Start-up success ... Jonathan Lui, left, and Tim Fung of Airtasker.

Start-up success ... Jonathan Lui, left, and Tim Fung of Airtasker.

An Aussie start-up launched recently as an online errands and chores marketplace has been granted $1.5 million in funding.

The website, Airtasker, was launched in February and allows users to outsource everyday tasks to other members (dubbed "Runners") for cash.

Word-of-mouth has fuelled our growth to-date. 

The tasks range from the mundane, such as data entry and cleaning, to the outrageous, such as pretending to be someone's girlfriend. The Airtasker team have even commissioned their own tasks, cashing in on Apple's publicity by paying a man $950 to camp out to buy the first new iPad. They also hired a team of artists via their website to decorate their new offices.

Airtasker's new offices, painted by art crew 'Sillier than Sally', who accepted the job on the Airtasker website.

Airtasker's new offices, painted by art crew 'Sillier than Sally', who accepted the job on the Airtasker website.

"We wanted to make our business model a win-win for everyone in the community," says founder and CEO Tim Fung of Sydney.

He came up with the idea last year while trying (and failing) to assemble IKEA furniture. He took the idea to investors with co-founder Jonathan Lui and was able to raise enough money to build the website and get the marketplace up and running.

The pair previously worked together at mobile start-up Amaysim, where Fung helped raise over $30 million to get the organisation off the ground. The boost in funding comes as a result of the relationships the pair forged with investors at Amaysim, such as BridgeLane Capital, says Fung.

The company is based on the idea of collaborative consumption, whereby community members share resources directly with each other, cutting out the middle man and in theory reducing the cost.

Airtasker charges a fee of $2 plus five per cent of the task's value to the Runner once they complete a task. However, there is no fee for the user posting the task, both before and after the task is completed.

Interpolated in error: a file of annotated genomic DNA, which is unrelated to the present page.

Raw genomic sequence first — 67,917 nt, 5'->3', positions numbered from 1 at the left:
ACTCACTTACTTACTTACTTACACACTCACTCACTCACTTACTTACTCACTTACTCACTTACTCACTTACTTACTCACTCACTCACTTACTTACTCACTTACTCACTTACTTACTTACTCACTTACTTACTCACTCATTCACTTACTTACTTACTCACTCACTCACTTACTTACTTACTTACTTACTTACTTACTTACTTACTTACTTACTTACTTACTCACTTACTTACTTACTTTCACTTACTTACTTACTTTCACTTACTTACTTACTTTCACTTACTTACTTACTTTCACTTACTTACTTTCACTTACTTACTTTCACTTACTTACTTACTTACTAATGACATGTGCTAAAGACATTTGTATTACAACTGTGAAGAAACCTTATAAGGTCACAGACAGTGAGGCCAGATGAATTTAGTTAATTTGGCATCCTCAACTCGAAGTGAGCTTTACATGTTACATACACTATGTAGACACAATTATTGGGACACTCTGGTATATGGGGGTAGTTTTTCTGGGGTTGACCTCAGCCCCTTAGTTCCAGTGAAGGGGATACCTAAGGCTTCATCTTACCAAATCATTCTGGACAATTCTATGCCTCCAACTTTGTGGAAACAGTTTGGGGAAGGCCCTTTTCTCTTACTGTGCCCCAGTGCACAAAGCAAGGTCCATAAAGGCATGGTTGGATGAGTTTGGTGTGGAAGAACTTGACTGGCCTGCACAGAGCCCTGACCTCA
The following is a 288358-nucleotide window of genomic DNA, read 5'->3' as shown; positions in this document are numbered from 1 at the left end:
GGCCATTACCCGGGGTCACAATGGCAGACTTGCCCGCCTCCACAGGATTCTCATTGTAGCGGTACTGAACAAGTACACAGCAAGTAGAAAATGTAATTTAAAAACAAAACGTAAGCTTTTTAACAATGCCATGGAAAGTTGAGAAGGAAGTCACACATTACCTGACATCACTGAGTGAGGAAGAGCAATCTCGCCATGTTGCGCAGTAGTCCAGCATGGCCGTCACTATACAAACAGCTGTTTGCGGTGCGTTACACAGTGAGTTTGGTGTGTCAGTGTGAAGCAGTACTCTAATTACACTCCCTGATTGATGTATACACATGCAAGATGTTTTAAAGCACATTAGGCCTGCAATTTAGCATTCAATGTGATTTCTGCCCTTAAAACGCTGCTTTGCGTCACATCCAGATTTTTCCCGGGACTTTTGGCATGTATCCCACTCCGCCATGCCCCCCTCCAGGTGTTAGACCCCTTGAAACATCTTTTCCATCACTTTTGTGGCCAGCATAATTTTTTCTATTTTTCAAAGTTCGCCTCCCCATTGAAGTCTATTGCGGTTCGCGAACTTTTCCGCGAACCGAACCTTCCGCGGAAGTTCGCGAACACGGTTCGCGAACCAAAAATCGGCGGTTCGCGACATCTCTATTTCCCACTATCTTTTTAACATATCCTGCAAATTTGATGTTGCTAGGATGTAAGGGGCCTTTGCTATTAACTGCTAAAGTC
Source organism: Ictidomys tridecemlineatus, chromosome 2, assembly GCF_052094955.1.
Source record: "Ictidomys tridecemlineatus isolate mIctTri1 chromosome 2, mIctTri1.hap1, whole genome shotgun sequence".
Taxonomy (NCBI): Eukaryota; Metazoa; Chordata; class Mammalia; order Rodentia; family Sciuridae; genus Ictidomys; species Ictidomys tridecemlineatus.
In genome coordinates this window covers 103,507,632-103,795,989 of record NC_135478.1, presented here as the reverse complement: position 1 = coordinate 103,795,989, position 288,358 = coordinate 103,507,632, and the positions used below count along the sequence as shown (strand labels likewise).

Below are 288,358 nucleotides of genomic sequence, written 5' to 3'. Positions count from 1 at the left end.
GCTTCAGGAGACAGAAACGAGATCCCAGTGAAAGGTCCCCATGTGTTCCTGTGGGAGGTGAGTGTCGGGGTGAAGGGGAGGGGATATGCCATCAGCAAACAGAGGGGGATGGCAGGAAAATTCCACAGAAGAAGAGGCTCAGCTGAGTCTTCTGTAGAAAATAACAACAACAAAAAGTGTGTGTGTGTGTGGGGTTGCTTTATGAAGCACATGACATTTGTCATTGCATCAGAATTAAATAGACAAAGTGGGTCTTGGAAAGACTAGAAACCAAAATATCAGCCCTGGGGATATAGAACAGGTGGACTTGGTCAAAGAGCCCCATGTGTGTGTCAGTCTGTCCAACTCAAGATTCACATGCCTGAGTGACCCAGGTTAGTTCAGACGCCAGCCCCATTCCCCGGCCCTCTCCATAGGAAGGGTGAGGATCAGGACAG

"We're totally aligned with our community members as we only ever make money when they make money," says Fung.

But this may be a weak point in the company's business model, according to some commentators.

"This is a very tough business model to build a business with," says Matt Barrie, CEO of Freelancer.com.

"The problem is that there's no global liquidity in the market. To build a dog walking market in Parramatta, you need someone who can walk a dog in Parramatta, and someone who owns a dog in Parramatta. Neither help the Geelong dog walking marketplace.

"If you want to make $1 million in revenue and you're taking a 10 per cent commission, that's $10 million of dog walking you need to do through your marketplace. That's a lot of dogs."

Despite this, Airtasker has seen steady growth since its launch, listing over $30,000 worth of jobs in its first seven weeks.

"We're only looking at ways of making money at the moment which would add value to our customers," says Fung.

The company plans to use the $1.5 million to hire engineers to bolster the website's functionality with the addition of premium user profiles and an iPhone app that launched today (an Android app is in the works).

There will also be extra safety features introduced, such as identity checks and one-on-one interviews that will earn users verification badges on their profiles.

"Continuous and swift expansion of our capabilities and audience are the two highest priorities for us right now," says Fung.

"If we keep our users happy, then we know the community will continue to grow, as word-of-mouth has fuelled our growth to-date".